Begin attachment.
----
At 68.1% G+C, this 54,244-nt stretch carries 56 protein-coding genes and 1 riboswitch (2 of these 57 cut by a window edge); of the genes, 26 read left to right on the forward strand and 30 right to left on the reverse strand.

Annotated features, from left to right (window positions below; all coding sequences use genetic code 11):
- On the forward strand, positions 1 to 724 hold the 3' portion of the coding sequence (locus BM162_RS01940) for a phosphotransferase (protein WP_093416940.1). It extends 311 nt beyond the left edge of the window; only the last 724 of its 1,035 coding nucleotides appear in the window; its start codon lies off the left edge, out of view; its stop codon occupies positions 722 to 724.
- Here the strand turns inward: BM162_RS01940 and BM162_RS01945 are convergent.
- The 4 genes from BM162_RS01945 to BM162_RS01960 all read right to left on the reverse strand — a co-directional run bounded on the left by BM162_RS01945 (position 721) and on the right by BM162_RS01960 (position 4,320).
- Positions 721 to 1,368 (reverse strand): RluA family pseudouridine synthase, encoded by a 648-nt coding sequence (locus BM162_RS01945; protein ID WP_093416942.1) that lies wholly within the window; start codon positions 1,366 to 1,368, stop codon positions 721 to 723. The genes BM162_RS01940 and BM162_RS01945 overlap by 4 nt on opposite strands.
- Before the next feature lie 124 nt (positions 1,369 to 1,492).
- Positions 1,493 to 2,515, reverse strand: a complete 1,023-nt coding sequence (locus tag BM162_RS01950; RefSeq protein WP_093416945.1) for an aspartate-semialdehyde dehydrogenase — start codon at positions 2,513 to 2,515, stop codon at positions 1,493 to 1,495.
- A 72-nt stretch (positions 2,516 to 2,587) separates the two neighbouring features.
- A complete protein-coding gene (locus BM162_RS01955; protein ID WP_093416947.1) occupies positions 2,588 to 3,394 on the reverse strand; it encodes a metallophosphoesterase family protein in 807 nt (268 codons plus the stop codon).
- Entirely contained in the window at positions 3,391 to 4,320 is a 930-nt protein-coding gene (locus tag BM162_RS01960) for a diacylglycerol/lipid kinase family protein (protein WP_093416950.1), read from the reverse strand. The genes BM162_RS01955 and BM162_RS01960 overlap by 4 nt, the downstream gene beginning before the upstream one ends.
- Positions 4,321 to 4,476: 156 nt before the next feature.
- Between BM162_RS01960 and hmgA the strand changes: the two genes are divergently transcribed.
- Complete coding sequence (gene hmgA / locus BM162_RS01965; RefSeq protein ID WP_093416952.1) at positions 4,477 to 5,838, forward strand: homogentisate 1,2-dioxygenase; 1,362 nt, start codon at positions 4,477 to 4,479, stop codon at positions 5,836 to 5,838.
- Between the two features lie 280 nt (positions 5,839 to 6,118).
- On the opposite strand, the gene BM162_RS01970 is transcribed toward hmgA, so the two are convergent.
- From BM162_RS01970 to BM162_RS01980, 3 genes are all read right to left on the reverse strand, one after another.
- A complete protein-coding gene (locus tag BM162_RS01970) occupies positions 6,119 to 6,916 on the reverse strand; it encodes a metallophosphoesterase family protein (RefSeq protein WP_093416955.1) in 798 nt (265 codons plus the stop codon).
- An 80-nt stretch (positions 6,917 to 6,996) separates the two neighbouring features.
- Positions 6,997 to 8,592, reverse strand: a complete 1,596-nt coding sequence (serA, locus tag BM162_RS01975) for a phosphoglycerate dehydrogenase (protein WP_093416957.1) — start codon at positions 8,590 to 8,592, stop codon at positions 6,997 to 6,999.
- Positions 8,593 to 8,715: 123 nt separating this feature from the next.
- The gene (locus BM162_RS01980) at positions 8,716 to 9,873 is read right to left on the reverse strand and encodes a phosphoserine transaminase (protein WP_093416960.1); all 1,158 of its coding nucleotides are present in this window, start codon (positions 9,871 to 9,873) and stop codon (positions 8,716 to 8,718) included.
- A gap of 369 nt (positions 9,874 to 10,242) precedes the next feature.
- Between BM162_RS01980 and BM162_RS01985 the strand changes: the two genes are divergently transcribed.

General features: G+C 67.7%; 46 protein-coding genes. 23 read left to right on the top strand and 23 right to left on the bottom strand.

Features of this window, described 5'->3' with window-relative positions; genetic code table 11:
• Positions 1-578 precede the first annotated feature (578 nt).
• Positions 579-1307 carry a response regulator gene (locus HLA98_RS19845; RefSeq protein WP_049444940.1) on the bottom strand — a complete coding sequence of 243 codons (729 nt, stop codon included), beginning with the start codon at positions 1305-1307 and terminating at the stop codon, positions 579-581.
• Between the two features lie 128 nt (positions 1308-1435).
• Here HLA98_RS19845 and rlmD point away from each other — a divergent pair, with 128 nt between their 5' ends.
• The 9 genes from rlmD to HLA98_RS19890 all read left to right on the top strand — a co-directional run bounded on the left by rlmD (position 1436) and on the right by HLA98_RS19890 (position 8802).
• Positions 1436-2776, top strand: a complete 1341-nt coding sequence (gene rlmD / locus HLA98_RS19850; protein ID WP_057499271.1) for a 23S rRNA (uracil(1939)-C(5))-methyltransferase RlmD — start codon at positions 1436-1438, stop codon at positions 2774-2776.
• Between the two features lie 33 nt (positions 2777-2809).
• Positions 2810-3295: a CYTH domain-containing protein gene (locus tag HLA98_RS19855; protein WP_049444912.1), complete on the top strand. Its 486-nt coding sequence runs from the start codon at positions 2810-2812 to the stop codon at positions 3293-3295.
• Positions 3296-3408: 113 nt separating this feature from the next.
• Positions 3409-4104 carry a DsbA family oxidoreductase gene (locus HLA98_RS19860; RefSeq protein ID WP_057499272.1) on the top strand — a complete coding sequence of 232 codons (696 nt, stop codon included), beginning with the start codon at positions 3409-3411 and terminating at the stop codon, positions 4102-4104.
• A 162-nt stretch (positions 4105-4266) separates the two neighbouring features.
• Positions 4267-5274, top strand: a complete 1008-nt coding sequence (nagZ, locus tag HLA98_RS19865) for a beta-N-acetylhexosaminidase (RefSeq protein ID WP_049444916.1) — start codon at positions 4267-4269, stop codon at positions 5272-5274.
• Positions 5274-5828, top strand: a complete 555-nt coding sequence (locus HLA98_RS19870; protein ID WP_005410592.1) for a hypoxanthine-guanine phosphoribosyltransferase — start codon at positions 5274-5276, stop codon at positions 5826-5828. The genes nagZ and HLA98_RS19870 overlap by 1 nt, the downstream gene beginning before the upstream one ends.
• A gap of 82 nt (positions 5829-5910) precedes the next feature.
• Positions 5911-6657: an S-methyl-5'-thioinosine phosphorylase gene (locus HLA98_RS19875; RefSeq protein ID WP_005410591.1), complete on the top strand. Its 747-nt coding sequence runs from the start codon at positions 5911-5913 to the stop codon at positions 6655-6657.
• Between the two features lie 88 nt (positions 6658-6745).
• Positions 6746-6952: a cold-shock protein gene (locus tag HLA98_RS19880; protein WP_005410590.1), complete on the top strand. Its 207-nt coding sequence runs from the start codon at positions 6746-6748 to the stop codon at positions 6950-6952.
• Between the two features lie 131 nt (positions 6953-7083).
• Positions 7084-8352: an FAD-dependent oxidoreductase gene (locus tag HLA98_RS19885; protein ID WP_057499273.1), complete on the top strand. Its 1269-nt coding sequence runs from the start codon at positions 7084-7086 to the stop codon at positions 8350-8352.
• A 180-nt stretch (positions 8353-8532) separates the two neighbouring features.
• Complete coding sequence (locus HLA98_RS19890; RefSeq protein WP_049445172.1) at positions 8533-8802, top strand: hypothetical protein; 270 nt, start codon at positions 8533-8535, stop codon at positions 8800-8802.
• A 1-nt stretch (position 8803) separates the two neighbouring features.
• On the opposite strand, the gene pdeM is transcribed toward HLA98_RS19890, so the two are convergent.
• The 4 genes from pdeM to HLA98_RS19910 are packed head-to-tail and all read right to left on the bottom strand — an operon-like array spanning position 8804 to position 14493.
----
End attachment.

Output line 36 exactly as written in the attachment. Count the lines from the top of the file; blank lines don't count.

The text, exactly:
• Positions 3409-4104 carry a DsbA family oxidoreductase gene (locus HLA98_RS19860; RefSeq protein ID WP_057499272.1) on the top strand — a complete coding sequence of 232 codons (696 nt, stop codon included), beginning with the start codon at positions 3409-3411 and terminating at the stop codon, positions 4102-4104.